Strengthening Synagogues

With the mission of enhancing and supporting synagogue life, the OU Pepa and Rabbi Joseph Karasick Department of Synagogue Initiatives supports the largest network of Orthodox synagogues across North America.

The centrality of the synagogue to the Jewish people and its impact on Jewish life is paramount, and for many, the synagogue is the portal of entry into their Judaism. The synagogue, or shul, is the place where we encounter and connect with Hashem, each other, and ourselves.

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Photo on left: Volunteers pack food and supplies for the survivors and rescue workers of the Surfside building collapse. Synagogue Initiatives helped coordinate other organizations and volunteers.
daily calls to the Tehillim line, totaling 222,464 since 2020
proposals from shuls in 34 states submitted to the “Back to Shul” Challenge Grant, $1.7M funds requested
synagogue challenge grant for innovative ideas to invigorate and stimulate congregants to re-embrace synagogue life


What began in 2020 as a response to COVID-19, the OU Daily Tehillim and Chizuk call evolved into a powerful and popular tool for individuals throughout the world to learn Torah and pray together. Whether in response to terror attacks in Israel, natural disasters in America, or simply to connect with other Jews, the Tehillim call continues today with over 400 callers daily from North America, Israel, and Europe.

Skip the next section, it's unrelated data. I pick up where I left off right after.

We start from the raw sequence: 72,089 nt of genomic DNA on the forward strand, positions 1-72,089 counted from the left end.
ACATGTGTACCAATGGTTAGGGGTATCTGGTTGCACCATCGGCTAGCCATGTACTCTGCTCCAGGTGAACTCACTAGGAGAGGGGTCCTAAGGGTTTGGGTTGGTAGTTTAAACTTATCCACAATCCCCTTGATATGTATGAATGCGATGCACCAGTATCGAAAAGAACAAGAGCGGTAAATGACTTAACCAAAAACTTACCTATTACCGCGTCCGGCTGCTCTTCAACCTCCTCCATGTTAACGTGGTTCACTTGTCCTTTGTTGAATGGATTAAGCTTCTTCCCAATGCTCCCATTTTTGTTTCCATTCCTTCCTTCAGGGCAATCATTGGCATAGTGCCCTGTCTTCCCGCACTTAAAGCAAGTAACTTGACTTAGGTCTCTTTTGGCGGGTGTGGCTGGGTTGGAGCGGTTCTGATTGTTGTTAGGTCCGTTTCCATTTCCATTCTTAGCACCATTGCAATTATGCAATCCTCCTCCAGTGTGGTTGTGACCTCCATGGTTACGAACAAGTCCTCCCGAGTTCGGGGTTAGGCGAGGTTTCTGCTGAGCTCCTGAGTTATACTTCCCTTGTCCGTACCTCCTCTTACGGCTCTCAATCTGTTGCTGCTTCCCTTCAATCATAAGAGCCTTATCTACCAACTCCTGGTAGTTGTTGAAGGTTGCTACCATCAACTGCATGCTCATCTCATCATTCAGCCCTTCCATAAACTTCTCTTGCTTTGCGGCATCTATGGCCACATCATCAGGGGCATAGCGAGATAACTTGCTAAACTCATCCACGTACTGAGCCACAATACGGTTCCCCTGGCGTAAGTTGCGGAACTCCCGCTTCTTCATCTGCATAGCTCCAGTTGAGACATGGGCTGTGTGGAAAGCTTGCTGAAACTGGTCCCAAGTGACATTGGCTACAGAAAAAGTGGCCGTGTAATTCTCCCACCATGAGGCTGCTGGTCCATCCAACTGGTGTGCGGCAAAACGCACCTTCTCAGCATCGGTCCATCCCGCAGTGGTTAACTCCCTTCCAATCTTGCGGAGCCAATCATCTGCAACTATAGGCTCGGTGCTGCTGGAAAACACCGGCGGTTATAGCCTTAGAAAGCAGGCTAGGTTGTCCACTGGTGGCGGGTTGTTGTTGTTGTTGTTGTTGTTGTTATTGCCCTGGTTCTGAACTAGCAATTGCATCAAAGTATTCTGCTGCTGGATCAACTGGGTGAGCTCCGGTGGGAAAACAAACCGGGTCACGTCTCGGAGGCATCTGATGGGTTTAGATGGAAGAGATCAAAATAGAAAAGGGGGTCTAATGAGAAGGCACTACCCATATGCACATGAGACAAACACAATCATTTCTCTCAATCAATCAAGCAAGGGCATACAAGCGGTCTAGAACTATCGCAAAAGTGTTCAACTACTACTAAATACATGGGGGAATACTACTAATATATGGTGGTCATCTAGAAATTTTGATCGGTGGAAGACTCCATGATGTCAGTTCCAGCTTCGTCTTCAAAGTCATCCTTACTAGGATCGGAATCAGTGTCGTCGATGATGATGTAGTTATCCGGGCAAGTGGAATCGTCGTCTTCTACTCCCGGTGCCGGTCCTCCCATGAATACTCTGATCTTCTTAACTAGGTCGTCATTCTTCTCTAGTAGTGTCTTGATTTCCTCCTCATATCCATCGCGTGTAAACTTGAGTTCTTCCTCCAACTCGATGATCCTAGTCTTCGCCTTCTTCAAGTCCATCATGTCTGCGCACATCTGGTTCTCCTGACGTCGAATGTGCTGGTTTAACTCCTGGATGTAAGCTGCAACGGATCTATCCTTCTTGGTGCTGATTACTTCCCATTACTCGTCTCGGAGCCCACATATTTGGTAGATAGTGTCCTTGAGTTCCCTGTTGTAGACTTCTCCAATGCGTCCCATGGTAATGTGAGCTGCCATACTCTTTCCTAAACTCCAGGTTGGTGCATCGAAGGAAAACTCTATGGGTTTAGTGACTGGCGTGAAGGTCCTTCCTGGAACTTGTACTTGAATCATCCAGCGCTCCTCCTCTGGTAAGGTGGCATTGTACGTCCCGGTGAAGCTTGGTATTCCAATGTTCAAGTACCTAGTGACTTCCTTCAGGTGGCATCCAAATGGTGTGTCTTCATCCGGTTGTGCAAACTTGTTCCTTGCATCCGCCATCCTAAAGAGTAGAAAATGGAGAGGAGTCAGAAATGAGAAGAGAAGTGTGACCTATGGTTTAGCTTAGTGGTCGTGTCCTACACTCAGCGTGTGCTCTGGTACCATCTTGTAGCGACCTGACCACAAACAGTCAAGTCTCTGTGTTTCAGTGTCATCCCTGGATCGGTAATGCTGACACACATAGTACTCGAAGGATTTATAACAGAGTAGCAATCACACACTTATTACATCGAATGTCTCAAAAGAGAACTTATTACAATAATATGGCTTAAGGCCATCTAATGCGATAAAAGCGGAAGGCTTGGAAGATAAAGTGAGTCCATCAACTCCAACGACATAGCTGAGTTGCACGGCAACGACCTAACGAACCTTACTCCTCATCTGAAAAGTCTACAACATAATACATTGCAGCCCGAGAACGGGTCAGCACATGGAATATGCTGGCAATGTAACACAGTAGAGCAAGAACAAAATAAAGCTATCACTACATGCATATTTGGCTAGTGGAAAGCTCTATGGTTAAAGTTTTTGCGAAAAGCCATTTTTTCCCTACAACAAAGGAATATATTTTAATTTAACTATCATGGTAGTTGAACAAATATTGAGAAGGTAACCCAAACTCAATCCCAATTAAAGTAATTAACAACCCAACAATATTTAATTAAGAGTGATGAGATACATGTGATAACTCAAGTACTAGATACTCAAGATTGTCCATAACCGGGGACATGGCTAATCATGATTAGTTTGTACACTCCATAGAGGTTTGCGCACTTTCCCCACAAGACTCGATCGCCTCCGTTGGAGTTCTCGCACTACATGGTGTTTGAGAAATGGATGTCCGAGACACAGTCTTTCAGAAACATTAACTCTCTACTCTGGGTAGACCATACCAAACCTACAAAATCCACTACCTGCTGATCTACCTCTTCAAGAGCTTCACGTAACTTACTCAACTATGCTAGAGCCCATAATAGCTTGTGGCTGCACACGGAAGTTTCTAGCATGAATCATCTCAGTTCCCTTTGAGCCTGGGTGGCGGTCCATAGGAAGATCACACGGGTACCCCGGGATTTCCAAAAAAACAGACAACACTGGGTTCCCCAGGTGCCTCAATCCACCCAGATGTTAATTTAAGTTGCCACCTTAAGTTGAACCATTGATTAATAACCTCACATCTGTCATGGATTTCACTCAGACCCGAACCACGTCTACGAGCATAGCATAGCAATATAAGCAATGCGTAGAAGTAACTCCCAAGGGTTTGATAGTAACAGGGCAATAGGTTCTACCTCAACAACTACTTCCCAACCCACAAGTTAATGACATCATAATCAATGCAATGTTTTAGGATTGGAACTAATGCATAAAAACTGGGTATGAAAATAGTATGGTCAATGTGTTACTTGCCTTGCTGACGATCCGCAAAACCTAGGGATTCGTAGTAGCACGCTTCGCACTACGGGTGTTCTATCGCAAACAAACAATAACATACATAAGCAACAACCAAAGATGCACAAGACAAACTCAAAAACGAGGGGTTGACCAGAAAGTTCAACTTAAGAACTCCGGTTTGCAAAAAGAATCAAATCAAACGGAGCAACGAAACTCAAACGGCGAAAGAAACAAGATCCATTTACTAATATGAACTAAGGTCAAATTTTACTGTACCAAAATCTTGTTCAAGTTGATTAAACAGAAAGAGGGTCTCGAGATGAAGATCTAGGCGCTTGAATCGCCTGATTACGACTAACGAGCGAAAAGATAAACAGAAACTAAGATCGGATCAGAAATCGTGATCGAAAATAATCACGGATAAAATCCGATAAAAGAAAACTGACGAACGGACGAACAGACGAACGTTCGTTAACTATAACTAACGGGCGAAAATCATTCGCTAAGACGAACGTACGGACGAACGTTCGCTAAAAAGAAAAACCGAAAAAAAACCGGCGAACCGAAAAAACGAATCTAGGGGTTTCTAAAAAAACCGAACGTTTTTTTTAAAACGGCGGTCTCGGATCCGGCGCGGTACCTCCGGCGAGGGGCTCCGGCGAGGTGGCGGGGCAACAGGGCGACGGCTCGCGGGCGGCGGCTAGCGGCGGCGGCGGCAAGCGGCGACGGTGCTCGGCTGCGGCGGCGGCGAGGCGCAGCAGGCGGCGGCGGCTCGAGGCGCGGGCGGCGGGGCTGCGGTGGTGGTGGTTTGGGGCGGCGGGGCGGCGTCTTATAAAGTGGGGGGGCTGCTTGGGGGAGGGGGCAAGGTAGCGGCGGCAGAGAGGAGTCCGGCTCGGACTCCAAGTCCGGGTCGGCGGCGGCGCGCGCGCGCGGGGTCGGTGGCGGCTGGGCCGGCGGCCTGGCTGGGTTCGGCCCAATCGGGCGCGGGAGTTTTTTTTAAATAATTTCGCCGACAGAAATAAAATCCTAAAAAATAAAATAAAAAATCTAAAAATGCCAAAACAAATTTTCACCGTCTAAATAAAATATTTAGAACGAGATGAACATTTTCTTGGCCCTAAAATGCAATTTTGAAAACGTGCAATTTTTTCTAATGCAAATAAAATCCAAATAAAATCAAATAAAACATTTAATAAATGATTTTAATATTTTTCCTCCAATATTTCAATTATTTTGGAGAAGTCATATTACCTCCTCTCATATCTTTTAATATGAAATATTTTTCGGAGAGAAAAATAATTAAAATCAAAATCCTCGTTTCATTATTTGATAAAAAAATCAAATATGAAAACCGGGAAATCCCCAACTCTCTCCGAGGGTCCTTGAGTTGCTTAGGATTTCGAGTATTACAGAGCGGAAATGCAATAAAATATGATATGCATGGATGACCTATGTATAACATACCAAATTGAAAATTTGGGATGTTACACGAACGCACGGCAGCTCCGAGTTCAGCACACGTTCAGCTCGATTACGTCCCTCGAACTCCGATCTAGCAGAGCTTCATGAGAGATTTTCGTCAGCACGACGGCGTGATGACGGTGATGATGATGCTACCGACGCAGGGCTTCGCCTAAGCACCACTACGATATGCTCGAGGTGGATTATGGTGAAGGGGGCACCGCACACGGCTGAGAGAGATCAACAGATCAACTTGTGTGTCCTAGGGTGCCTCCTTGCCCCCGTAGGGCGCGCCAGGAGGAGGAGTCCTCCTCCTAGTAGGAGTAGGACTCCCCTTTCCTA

When crises hit our communities, whether they be natural disasters or other traumas, the OU stands ready to galvanize its resources to support communities in need. In the recent tragedy in Surfside, FL, the OU was in communication with all of the relevant stakeholders—from nonprofits and shuls to local, state, and federal agencies—to provide a comprehensive plan of assistance.

Grant winner Congregation Darchei Noam brought 3rd to 8th grade girls to shul to learn new skills that would be used for a joint chessed project.


With a focus on supporting and strengthening shul rabbanim—which ultimately leads to stronger shuls and stronger communities—a variety of programs have been developed. These include:

  • Rabbinic Chaburas: A program bringing together community rabbis from across North America for mutual support, to learn from one another and become a network. 10 chaburas with 74 rabbis
  • Leadership Consulting: Staff are available to consult with communal leaders on a wide range of issues including strategic planning, crisis management, and operations.


As our communities began to look beyond the pandemic, the department launched a “Back to Shul” challenge grant program. The program aimed at supporting congregations as they developed ideas to bring their members back to the shul campus. The OU awarded 32 grants of between $2,000–$5,000 for unique and replicable proposals. Over 300 submissions came in from 32 states, from tiny shteibels to large community shuls.